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Undergraduate FAQ


Why Major in English?
Why Minor in English?
What are the program requirements?
What options are available within the major?
How do I declare an English Major?
What careers do English majors follow?
What are some related fields of study?
Where can I go for tutoring?
What opportunities are available to English majors beyond the classroom?

Why Major in English?

If you enjoy reading and writing, it’s fun.

It’s an excellent liberal arts degree. You’ll become a more proficient and intelligent reader and writer, and develop a deeper, broader understanding of cultures.

Majoring in English will enable you to develop skills in writing, analytical reading, and critical thinking in preparation for numerous career paths.

Majoring in English will provide the foundation for a lifetime’s education. It is unlikely that you’ll hold a single job from graduation until retirement. Rather graduates are likely to find employment in four to six different fields before retirement.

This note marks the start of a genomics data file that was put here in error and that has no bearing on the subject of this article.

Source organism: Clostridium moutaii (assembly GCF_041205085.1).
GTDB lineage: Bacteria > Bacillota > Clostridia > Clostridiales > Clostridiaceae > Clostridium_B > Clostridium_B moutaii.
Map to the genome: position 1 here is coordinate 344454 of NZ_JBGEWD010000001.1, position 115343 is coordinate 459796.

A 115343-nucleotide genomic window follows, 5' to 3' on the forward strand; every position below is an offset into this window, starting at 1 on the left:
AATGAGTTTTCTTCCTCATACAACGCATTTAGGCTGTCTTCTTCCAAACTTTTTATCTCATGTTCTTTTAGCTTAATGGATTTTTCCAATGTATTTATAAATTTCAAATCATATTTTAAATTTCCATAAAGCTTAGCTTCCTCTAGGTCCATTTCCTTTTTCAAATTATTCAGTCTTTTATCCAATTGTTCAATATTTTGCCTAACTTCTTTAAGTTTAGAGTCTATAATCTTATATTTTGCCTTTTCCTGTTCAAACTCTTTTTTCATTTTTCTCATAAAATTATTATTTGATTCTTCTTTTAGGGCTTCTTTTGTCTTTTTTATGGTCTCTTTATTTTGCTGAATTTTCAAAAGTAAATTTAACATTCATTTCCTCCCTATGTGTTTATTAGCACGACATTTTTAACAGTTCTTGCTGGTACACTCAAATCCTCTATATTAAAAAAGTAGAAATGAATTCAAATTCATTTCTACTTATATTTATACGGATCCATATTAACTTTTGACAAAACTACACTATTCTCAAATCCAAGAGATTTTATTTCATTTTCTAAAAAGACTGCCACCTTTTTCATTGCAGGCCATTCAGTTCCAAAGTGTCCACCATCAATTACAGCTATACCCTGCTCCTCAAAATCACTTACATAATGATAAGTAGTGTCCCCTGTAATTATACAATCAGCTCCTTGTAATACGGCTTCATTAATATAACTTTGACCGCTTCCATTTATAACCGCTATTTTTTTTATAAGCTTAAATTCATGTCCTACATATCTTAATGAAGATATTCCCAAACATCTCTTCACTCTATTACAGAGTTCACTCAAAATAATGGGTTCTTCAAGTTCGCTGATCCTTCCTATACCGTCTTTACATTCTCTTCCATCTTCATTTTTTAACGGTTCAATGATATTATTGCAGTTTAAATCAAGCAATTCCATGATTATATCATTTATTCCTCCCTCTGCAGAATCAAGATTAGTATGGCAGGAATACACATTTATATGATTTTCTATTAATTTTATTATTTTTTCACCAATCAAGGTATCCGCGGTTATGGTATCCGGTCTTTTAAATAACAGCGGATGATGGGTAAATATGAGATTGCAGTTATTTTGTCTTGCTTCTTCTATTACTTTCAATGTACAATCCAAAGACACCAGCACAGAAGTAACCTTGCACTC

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Why minor in English?

If you enjoy reading and writing, it’s fun.

Minoring in English, Professional Writing and Editing, or Creative Writing can help you to develop skills in writing, analytical reading, and critical thinking in preparation for numerous career paths.

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What are the program requirements?

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What options are available within the major?

The Department of English at WVU offers undergraduates several possible plans of study. In addition to a major or minor in literature, concentrations and minors are offered in both creative writing and professional writing and editing.

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How do I declare an English major?

If you want to apply to WVU as a new student or a transfer student, visit the Office of Admissions and Records web page.
Office of Admissions and Records
West Virginia University
P.O. Box 6009
Morgantown, WV 26506-6009